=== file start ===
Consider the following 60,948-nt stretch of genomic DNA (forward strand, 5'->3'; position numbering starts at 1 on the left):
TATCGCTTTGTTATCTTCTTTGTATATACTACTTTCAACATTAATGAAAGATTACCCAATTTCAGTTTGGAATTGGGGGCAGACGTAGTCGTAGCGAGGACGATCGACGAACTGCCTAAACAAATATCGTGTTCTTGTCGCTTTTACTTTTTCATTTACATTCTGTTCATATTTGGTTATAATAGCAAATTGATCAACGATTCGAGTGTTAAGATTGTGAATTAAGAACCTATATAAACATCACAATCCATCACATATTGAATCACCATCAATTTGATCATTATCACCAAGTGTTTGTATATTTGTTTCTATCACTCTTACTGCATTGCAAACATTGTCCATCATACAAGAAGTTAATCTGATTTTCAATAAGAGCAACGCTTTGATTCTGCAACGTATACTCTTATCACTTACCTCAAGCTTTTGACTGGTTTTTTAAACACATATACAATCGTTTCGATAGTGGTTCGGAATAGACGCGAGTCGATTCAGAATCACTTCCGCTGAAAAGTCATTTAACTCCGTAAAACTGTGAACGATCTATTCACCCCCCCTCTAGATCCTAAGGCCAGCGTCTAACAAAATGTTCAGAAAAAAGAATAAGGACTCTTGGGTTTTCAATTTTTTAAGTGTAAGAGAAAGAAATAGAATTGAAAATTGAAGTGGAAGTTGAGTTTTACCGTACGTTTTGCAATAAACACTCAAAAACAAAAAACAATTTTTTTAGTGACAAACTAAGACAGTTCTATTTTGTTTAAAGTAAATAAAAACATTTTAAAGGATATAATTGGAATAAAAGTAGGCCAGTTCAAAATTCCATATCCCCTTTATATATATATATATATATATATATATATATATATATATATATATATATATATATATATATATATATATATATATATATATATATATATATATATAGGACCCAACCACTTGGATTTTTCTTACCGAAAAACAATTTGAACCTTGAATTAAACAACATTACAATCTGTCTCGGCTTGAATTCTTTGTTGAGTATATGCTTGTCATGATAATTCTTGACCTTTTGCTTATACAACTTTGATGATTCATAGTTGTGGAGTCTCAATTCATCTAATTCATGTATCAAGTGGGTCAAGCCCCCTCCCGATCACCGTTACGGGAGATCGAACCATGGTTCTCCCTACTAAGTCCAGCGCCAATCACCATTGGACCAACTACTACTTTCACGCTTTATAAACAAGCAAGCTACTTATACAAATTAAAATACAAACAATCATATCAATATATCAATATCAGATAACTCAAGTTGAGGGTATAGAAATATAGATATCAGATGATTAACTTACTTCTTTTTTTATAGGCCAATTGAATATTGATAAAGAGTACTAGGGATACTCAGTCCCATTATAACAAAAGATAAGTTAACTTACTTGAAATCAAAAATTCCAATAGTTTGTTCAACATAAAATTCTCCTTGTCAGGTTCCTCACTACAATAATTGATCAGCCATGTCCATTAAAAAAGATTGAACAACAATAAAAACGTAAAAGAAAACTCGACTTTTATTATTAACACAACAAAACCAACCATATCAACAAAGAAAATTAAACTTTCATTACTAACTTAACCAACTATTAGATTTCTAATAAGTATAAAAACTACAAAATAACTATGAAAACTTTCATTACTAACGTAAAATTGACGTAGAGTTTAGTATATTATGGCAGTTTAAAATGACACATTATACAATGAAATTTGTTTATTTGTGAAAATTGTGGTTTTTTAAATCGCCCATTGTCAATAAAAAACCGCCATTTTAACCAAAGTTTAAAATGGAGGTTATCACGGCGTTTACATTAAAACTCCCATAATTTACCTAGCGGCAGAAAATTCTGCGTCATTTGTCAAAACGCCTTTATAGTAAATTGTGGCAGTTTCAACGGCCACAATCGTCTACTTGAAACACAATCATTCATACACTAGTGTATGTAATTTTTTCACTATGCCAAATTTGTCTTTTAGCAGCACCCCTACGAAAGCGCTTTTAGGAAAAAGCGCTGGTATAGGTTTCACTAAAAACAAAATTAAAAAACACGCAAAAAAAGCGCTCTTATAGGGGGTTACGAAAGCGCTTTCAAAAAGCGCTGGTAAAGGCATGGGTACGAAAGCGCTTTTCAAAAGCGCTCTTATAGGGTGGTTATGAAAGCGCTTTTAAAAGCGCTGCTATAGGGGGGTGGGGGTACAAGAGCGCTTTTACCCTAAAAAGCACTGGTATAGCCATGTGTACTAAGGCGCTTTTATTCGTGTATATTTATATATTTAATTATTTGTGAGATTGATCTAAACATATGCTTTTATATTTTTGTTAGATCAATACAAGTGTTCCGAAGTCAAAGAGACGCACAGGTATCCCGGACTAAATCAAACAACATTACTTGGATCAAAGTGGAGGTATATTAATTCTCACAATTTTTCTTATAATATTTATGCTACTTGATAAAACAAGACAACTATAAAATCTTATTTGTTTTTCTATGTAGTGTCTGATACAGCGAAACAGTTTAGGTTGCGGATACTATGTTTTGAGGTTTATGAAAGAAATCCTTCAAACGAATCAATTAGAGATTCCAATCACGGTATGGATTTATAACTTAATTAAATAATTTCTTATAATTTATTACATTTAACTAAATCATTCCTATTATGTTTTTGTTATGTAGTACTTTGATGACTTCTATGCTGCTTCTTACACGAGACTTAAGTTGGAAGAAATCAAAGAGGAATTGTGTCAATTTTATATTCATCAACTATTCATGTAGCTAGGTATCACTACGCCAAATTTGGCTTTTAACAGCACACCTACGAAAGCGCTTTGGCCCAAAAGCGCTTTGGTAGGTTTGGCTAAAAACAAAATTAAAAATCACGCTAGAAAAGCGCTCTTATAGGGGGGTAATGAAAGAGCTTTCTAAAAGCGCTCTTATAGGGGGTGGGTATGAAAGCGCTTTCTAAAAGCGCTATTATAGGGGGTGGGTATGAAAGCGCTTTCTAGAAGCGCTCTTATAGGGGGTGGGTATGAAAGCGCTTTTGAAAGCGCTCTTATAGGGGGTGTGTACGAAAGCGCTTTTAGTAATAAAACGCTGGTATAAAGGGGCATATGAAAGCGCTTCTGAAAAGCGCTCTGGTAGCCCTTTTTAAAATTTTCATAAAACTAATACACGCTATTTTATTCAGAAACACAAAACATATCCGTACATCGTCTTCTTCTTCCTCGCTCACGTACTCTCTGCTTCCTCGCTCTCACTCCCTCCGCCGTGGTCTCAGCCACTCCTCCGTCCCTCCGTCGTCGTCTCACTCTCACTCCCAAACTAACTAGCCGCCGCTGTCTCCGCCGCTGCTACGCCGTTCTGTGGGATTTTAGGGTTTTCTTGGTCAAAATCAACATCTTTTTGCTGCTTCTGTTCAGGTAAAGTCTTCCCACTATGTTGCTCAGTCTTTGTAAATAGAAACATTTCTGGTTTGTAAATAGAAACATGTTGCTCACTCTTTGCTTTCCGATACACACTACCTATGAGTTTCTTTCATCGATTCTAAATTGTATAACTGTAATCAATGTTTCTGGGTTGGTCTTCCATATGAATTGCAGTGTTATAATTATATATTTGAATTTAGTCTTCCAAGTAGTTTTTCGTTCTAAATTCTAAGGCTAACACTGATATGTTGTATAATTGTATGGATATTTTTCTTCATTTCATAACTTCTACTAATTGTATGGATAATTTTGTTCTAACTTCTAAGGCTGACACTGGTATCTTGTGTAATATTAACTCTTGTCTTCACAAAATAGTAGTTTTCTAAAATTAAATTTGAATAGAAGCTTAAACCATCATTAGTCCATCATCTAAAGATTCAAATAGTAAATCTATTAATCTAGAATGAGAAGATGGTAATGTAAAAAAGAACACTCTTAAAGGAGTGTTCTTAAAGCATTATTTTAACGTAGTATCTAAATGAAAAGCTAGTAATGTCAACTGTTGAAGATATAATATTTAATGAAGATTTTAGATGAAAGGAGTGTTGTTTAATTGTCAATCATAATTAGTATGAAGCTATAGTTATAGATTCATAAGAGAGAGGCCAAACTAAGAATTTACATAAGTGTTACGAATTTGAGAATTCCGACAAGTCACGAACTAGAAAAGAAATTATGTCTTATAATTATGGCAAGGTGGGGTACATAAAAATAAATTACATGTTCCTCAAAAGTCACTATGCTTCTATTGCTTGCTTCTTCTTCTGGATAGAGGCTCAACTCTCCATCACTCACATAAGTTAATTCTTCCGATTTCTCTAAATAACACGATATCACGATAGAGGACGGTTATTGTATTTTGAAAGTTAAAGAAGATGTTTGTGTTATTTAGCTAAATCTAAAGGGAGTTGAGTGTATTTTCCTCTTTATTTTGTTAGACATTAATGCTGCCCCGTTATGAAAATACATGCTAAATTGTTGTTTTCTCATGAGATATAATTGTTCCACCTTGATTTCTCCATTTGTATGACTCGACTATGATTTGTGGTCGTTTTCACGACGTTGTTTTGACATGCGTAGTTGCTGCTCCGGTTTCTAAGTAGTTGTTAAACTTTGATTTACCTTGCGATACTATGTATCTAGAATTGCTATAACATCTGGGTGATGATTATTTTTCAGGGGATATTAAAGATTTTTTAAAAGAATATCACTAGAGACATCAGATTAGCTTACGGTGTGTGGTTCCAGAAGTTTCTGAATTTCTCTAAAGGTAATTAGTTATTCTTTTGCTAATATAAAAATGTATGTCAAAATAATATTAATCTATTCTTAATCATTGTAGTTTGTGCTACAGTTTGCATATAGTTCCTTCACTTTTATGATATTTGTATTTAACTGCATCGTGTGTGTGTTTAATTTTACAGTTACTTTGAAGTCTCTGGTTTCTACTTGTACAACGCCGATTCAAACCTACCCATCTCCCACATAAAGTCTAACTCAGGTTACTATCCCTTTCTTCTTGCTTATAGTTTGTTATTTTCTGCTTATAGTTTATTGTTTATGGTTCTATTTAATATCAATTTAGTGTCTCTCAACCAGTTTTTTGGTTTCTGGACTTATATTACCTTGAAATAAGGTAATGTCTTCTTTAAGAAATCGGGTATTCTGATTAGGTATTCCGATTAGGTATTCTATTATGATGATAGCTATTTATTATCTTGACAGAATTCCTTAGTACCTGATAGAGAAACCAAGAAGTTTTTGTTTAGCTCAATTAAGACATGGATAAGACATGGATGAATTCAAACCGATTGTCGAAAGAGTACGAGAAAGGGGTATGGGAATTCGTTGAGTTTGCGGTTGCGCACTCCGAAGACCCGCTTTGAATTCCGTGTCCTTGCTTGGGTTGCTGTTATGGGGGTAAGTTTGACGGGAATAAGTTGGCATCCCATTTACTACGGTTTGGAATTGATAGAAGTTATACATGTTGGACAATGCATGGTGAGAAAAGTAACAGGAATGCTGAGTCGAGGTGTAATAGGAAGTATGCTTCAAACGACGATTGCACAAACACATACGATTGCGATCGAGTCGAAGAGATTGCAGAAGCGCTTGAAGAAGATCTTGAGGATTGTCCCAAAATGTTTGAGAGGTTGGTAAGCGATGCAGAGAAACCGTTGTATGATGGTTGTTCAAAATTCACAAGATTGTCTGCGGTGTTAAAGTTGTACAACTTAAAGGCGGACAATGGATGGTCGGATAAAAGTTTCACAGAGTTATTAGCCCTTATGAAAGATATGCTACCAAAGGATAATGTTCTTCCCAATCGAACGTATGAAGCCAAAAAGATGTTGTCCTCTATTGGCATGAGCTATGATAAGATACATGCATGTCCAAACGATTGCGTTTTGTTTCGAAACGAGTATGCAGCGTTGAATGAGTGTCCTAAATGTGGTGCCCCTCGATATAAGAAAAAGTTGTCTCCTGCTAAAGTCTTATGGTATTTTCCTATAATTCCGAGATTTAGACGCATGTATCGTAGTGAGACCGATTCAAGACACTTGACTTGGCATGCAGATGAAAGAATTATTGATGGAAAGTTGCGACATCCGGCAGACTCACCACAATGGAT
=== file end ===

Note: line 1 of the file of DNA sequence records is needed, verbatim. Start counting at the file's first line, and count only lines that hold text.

Consider the following 60,948-nt stretch of genomic DNA (forward strand, 5'->3'; position numbering starts at 1 on the left):